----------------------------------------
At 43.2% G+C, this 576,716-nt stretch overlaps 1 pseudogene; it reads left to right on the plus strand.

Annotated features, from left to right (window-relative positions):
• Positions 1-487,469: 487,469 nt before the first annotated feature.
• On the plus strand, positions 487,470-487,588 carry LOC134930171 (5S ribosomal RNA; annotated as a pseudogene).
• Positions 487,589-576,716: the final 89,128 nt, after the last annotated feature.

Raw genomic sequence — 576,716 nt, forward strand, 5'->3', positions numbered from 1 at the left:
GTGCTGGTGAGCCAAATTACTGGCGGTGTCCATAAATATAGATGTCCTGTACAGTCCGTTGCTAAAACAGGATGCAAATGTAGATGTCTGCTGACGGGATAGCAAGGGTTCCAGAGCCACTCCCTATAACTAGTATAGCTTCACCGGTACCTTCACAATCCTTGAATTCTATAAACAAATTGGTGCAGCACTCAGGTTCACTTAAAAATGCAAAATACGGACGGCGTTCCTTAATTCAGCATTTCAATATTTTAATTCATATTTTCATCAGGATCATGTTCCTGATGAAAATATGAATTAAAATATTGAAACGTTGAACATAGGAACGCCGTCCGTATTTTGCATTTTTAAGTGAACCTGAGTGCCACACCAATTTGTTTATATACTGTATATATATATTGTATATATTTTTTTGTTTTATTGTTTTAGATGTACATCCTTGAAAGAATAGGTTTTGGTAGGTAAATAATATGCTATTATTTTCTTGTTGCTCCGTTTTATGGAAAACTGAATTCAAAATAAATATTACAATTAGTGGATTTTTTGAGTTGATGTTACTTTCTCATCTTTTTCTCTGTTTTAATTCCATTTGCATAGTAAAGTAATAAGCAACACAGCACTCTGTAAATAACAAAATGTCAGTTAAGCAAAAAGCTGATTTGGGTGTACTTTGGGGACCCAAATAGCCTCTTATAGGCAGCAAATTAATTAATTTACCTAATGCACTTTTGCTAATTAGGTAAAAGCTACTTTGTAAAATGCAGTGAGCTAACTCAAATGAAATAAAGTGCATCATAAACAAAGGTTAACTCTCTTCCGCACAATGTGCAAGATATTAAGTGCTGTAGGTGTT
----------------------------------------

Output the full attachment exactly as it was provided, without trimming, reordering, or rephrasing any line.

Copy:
At 43.2% G+C, this 576,716-nt stretch overlaps 1 pseudogene; it reads left to right on the plus strand.

Annotated features, from left to right (window-relative positions):
• Positions 1-487,469: 487,469 nt before the first annotated feature.
• On the plus strand, positions 487,470-487,588 carry LOC134930171 (5S ribosomal RNA; annotated as a pseudogene).
• Positions 487,589-576,716: the final 89,128 nt, after the last annotated feature.

Raw genomic sequence — 576,716 nt, forward strand, 5'->3', positions numbered from 1 at the left:
GTGCTGGTGAGCCAAATTACTGGCGGTGTCCATAAATATAGATGTCCTGTACAGTCCGTTGCTAAAACAGGATGCAAATGTAGATGTCTGCTGACGGGATAGCAAGGGTTCCAGAGCCACTCCCTATAACTAGTATAGCTTCACCGGTACCTTCACAATCCTTGAATTCTATAAACAAATTGGTGCAGCACTCAGGTTCACTTAAAAATGCAAAATACGGACGGCGTTCCTTAATTCAGCATTTCAATATTTTAATTCATATTTTCATCAGGATCATGTTCCTGATGAAAATATGAATTAAAATATTGAAACGTTGAACATAGGAACGCCGTCCGTATTTTGCATTTTTAAGTGAACCTGAGTGCCACACCAATTTGTTTATATACTGTATATATATATTGTATATATTTTTTTGTTTTATTGTTTTAGATGTACATCCTTGAAAGAATAGGTTTTGGTAGGTAAATAATATGCTATTATTTTCTTGTTGCTCCGTTTTATGGAAAACTGAATTCAAAATAAATATTACAATTAGTGGATTTTTTGAGTTGATGTTACTTTCTCATCTTTTTCTCTGTTTTAATTCCATTTGCATAGTAAAGTAATAAGCAACACAGCACTCTGTAAATAACAAAATGTCAGTTAAGCAAAAAGCTGATTTGGGTGTACTTTGGGGACCCAAATAGCCTCTTATAGGCAGCAAATTAATTAATTTACCTAATGCACTTTTGCTAATTAGGTAAAAGCTACTTTGTAAAATGCAGTGAGCTAACTCAAATGAAATAAAGTGCATCATAAACAAAGGTTAACTCTCTTCCGCACAATGTGCAAGATATTAAGTGCTGTAGGTGTT